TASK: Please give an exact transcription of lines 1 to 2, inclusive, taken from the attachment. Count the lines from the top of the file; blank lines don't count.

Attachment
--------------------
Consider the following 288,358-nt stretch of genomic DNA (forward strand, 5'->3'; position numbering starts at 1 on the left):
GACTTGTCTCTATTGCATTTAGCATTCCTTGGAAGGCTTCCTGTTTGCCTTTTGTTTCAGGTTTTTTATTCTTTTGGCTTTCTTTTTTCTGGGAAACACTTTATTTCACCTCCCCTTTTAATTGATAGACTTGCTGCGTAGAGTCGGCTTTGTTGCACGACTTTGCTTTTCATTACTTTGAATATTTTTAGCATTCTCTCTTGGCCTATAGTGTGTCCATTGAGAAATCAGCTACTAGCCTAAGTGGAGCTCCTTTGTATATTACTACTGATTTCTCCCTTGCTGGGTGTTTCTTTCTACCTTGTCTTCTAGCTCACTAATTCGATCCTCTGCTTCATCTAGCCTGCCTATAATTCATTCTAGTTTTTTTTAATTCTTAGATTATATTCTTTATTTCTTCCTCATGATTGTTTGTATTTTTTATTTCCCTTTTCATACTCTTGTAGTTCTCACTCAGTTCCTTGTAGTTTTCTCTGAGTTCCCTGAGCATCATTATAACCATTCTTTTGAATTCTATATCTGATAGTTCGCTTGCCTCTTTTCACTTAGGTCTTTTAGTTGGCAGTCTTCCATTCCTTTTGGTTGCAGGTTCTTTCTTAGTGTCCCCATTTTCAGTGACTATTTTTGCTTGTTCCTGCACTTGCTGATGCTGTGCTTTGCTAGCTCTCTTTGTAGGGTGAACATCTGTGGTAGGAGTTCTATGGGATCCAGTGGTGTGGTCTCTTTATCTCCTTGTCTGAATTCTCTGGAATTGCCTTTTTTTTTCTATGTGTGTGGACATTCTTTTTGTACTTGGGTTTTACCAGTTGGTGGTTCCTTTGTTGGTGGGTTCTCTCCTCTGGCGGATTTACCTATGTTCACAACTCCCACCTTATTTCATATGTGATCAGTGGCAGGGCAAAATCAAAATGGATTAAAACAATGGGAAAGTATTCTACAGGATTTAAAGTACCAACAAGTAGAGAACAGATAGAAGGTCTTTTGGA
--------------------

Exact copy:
Consider the following 288,358-nt stretch of genomic DNA (forward strand, 5'->3'; position numbering starts at 1 on the left):
GACTTGTCTCTATTGCATTTAGCATTCCTTGGAAGGCTTCCTGTTTGCCTTTTGTTTCAGGTTTTTTATTCTTTTGGCTTTCTTTTTTCTGGGAAACACTTTATTTCACCTCCCCTTTTAATTGATAGACTTGCTGCGTAGAGTCGGCTTTGTTGCACGACTTTGCTTTTCATTACTTTGAATATTTTTAGCATTCTCTCTTGGCCTATAGTGTGTCCATTGAGAAATCAGCTACTAGCCTAAGTGGAGCTCCTTTGTATATTACTACTGATTTCTCCCTTGCTGGGTGTTTCTTTCTACCTTGTCTTCTAGCTCACTAATTCGATCCTCTGCTTCATCTAGCCTGCCTATAATTCATTCTAGTTTTTTTTAATTCTTAGATTATATTCTTTATTTCTTCCTCATGATTGTTTGTATTTTTTATTTCCCTTTTCATACTCTTGTAGTTCTCACTCAGTTCCTTGTAGTTTTCTCTGAGTTCCCTGAGCATCATTATAACCATTCTTTTGAATTCTATATCTGATAGTTCGCTTGCCTCTTTTCACTTAGGTCTTTTAGTTGGCAGTCTTCCATTCCTTTTGGTTGCAGGTTCTTTCTTAGTGTCCCCATTTTCAGTGACTATTTTTGCTTGTTCCTGCACTTGCTGATGCTGTGCTTTGCTAGCTCTCTTTGTAGGGTGAACATCTGTGGTAGGAGTTCTATGGGATCCAGTGGTGTGGTCTCTTTATCTCCTTGTCTGAATTCTCTGGAATTGCCTTTTTTTTTCTATGTGTGTGGACATTCTTTTTGTACTTGGGTTTTACCAGTTGGTGGTTCCTTTGTTGGTGGGTTCTCTCCTCTGGCGGATTTACCTATGTTCACAACTCCCACCTTATTTCATATGTGATCAGTGGCAGGGCAAAATCAAAATGGATTAAAACAATGGGAAAGTATTCTACAGGATTTAAAGTACCAACAAGTAGAGAACAGATAGAAGGTCTTTTGGA